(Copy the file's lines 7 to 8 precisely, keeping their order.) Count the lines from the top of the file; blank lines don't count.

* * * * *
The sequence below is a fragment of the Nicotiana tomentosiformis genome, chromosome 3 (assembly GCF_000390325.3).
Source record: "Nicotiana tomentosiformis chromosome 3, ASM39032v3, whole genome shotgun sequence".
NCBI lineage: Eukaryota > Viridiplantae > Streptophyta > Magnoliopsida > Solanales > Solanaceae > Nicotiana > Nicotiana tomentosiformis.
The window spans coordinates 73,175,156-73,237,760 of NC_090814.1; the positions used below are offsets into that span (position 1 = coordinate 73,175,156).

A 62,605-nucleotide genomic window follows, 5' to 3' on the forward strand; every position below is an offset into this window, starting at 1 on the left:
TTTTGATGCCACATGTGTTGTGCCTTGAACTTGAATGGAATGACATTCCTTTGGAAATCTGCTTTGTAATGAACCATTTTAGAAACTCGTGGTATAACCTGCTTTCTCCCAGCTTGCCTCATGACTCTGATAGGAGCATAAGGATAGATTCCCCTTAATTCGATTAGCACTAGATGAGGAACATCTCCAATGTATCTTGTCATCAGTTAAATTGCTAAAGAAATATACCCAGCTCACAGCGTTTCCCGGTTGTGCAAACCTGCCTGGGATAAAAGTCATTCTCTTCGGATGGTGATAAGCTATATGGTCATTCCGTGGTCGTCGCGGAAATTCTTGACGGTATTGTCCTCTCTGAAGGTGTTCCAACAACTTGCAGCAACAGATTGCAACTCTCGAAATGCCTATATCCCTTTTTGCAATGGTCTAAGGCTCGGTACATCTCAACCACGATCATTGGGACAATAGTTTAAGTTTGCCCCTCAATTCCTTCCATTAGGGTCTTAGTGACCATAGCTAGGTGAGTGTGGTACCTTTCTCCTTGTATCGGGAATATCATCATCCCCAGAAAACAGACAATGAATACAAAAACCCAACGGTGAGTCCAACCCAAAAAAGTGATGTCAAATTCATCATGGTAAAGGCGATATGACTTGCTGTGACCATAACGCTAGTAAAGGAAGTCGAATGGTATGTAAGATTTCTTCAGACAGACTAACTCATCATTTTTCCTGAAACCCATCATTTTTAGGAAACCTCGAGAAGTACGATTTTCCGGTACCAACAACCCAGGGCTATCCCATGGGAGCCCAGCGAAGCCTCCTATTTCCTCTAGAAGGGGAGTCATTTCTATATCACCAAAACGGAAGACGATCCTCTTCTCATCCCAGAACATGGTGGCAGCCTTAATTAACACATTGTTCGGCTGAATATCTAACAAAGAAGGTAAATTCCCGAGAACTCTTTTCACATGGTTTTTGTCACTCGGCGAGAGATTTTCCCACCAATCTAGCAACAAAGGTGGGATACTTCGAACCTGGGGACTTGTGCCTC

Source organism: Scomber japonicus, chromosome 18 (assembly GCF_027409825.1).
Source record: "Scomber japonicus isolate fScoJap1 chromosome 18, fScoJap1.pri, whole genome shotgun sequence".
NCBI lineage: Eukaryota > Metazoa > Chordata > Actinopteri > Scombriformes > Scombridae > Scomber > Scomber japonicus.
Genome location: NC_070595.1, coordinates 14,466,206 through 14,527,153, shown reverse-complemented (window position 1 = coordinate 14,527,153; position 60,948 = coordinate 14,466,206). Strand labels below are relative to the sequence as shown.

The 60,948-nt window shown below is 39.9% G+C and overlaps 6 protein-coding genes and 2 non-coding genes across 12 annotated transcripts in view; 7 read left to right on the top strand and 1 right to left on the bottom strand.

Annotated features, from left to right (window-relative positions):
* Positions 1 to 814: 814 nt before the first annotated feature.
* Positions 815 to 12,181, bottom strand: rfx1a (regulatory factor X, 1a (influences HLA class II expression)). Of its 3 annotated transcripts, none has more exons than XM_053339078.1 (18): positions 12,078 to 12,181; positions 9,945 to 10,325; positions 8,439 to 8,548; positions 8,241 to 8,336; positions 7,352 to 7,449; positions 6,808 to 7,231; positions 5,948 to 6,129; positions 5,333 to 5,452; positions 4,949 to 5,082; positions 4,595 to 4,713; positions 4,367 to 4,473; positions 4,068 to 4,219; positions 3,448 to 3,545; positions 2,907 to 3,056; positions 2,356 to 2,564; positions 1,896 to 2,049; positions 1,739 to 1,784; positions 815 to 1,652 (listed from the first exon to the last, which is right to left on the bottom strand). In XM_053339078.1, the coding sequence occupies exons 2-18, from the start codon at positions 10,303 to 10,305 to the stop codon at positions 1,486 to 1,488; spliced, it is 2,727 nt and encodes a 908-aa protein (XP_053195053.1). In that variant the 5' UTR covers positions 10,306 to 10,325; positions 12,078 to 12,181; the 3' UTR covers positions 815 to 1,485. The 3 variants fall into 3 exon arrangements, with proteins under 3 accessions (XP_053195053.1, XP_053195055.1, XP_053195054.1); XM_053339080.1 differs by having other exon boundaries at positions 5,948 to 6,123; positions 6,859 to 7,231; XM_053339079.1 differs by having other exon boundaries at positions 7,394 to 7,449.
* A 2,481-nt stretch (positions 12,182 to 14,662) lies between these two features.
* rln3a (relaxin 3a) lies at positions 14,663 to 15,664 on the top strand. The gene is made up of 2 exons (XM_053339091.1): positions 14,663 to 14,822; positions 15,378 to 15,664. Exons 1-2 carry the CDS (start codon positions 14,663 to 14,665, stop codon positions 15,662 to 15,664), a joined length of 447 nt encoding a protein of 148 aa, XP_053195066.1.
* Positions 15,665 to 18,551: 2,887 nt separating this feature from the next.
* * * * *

Source organism: Scomber japonicus, chromosome 18 (assembly GCF_027409825.1).
Source record: "Scomber japonicus isolate fScoJap1 chromosome 18, fScoJap1.pri, whole genome shotgun sequence".